Select Country
Follow Us

The X Factor: The GEnx is Turning 10

Tom Brisken smiles when he sees his jet engine roar down the runway, but it is the smile of a long-distance runner at the end of a marathon. Brisken spent the last decade developing GE’s most advanced large jet engine, the GEnx, as the general manager in charge of large aircraft customer strategies at GE Aviation, and the path to technological breakthrough wasn’t always clear. “There for a while we were biting our nails,” he says.

Today, ten years after the launch of the GEnx program, the engine has beaten expectations and set new records. New data from customers, for example, made Boeing improve fuel burn estimates for the GEnx-2B, which powers the 747-8 cargo planes, potentially saving airlines millions. For Brisken, who retired last year, that’s “like heaven.”

No Pain, No Gain: This GEnx engine must prove its mettle in sub-zero temperatures at GE’s testing facility outside Winnipeg, Canada.

The program gained momentum in April 2004 when Boeing selected the GEnx engine for the 787 Dreamliner. It was an exciting moment, but it sent expectations sky high. Eager to save weight and improve efficiency, GE engineers took the existing state-of-the-art engine, the record-setting GE90, and put it on a crash diet. They eagerly jettisoned composite fan blades and airfoils – so many, that the engine’s performance suffered. “We just went too far,” Brisken says of the strategy. The team had to add some weight back to meet the targets.

Engineers then had to remodel the engine’s lean combustion system to smooth out pressure flows. “It was like going from a four-speed transmission to a continuous transmission,” Brisken says. The hard work shows in the performance data: The GEnx is up to 15 percent more efficient than comparable GE engines. It also generates fewer carbon dioxide emissions.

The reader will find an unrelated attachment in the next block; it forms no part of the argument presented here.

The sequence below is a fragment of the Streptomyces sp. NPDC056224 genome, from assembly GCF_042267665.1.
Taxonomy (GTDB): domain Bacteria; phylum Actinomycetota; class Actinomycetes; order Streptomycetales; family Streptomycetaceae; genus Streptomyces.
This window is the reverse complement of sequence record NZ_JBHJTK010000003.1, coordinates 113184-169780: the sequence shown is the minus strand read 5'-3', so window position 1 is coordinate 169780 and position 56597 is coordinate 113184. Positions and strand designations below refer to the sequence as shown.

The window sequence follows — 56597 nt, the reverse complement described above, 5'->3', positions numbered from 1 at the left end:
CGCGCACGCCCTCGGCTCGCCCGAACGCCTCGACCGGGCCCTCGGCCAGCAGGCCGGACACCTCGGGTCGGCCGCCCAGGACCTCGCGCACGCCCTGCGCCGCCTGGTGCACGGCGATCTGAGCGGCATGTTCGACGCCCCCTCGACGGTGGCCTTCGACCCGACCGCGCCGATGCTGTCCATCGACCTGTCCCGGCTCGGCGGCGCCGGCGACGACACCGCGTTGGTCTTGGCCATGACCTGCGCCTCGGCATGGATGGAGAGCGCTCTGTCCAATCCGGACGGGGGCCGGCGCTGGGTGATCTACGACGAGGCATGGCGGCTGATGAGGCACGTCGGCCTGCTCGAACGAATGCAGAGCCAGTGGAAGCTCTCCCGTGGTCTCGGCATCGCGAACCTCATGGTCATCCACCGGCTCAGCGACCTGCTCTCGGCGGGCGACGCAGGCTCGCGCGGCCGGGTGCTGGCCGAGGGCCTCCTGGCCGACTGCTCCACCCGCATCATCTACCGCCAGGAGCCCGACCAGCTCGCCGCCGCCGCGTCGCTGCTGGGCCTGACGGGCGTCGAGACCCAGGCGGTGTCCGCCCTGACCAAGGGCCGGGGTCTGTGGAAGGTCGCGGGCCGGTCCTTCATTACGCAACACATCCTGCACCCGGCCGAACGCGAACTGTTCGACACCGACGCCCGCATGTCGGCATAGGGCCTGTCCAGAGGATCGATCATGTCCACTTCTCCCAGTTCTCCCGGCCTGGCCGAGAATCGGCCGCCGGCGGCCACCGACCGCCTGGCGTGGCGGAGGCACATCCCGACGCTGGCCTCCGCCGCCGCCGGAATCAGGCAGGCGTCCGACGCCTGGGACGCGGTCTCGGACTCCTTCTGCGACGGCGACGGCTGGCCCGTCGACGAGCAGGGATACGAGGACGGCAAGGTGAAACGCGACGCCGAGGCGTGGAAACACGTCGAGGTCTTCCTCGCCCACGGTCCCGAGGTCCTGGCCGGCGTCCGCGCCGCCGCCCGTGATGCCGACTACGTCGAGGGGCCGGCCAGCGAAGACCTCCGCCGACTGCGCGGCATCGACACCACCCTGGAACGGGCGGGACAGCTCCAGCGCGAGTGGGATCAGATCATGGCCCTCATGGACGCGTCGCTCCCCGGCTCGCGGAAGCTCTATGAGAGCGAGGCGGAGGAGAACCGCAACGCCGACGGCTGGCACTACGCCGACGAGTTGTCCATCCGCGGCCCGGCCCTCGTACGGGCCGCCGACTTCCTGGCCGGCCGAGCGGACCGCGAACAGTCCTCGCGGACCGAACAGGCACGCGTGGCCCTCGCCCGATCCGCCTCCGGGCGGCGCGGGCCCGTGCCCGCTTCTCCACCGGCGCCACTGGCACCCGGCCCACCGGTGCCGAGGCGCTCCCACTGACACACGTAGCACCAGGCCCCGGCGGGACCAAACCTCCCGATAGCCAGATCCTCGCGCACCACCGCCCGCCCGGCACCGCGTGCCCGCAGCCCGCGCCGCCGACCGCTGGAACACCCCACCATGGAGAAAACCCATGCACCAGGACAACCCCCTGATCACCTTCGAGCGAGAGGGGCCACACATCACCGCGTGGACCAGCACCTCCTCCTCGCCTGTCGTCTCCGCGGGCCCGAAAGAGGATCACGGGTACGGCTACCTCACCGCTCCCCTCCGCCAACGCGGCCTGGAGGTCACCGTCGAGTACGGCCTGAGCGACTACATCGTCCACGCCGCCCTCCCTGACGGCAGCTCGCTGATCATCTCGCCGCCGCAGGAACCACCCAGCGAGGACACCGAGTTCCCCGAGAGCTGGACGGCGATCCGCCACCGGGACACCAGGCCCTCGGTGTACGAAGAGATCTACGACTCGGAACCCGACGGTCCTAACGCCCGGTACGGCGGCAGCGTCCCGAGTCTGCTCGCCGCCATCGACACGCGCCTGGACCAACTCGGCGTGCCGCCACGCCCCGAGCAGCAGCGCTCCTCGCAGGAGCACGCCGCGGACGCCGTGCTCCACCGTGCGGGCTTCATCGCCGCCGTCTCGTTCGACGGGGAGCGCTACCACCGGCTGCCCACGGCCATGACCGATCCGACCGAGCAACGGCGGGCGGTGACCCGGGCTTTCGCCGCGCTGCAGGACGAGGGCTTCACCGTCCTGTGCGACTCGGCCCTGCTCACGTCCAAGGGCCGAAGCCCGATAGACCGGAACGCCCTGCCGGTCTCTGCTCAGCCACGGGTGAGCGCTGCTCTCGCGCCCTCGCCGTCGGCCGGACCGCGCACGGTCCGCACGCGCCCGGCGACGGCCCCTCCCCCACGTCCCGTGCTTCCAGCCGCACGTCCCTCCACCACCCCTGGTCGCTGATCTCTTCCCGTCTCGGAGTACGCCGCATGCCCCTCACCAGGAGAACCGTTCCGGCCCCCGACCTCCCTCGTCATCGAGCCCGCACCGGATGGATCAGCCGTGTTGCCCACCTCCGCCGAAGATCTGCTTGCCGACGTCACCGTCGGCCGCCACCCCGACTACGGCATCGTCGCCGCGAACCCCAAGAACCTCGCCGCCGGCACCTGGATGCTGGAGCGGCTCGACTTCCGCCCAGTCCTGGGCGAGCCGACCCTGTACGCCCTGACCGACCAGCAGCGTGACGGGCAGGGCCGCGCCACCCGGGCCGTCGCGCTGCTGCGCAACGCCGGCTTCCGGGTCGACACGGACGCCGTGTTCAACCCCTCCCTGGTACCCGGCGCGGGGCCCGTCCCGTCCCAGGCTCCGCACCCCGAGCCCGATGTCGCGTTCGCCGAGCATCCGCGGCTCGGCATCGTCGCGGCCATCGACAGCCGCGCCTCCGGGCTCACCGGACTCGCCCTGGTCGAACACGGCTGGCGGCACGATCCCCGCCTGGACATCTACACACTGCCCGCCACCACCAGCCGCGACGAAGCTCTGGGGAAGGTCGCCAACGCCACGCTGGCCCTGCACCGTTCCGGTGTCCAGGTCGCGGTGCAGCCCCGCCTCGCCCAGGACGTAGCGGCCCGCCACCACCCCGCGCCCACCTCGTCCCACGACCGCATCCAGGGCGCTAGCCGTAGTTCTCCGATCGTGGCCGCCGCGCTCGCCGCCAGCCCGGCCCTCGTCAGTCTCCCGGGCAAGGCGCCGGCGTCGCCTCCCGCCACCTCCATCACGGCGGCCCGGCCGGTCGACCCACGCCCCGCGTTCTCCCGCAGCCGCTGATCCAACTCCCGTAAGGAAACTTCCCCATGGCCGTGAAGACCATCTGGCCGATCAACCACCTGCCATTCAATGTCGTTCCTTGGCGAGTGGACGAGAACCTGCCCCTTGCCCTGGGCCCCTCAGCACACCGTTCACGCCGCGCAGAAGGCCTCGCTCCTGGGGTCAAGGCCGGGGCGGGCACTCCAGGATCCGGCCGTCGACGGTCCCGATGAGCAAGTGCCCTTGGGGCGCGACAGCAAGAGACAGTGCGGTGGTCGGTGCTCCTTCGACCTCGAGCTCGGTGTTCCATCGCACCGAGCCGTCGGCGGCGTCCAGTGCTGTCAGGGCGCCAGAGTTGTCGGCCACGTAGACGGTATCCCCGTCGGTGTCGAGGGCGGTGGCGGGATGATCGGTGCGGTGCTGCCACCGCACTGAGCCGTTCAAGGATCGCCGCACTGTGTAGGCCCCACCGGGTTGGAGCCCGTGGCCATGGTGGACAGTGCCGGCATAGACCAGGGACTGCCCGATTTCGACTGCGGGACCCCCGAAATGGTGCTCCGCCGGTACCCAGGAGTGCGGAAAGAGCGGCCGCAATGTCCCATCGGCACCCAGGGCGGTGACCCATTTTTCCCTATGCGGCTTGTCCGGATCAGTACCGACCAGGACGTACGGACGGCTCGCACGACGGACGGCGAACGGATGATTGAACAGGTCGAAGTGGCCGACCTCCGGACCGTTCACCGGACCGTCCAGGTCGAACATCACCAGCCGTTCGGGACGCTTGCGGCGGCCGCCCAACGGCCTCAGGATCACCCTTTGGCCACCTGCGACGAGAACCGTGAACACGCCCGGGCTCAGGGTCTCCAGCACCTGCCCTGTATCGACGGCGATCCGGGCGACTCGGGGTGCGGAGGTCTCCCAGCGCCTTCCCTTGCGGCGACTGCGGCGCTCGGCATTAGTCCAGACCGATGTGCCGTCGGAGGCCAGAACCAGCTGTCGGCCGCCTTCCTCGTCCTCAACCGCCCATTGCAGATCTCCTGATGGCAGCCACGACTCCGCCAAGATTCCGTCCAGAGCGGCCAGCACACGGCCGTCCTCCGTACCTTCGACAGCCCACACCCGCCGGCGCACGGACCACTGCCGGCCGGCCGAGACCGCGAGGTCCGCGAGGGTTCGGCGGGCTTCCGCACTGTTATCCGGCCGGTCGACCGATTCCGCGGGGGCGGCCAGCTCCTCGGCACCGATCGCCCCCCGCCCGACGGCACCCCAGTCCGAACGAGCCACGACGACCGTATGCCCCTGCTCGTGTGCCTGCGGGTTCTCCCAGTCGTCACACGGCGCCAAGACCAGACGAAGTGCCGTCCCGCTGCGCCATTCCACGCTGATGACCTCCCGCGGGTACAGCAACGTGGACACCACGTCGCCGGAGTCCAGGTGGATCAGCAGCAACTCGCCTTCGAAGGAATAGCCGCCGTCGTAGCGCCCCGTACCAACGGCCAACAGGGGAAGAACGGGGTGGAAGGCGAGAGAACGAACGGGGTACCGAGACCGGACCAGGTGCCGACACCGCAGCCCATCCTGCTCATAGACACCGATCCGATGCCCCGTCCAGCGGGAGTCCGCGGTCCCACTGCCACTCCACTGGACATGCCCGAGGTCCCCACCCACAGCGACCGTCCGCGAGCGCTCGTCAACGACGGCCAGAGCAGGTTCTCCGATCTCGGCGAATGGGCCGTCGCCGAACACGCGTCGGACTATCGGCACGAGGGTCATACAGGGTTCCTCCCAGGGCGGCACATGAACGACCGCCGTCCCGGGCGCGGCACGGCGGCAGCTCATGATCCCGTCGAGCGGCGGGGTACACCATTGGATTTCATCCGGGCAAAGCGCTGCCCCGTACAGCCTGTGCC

The engine has already entered the record books. In 2011, a GEnx-1B-powered Dreamliner flew halfway around the world on a tank of gas, then finished the job on the next tank. The journey set a weight-class distance record for the 10,337-nautical mile first leg and a record for quickest around the world flight, an astonishing 42 hours and 27 minutes.

Both the larger GEnx-1B and the slightly smaller 2B engine, which powers the 747-8, are also whisper quiet. Concerned residents reportedly called the San Bernadino Port Authority to complain that Boeing was flying the new 747-8 freighter over their homes with the engines off. They could be forgiven. Pilots have been known to glance at their fuel gauges to make sure the engines are still running.

What’s next? GE engineers are already thinking about using revolutionary new materials called ceramic matrix composites, or CMCs, inside the engines. CMCs can handle temperatures as high as 2,400 degrees Fahrenheit and the punishing forces inside the engines. They are also a third lighter than conventional alloys now used to make jet engine parts.

Say Brisken: “We drain the lake on every piece of technology we have and use it to our advantage.”

Subscribe to our GE Brief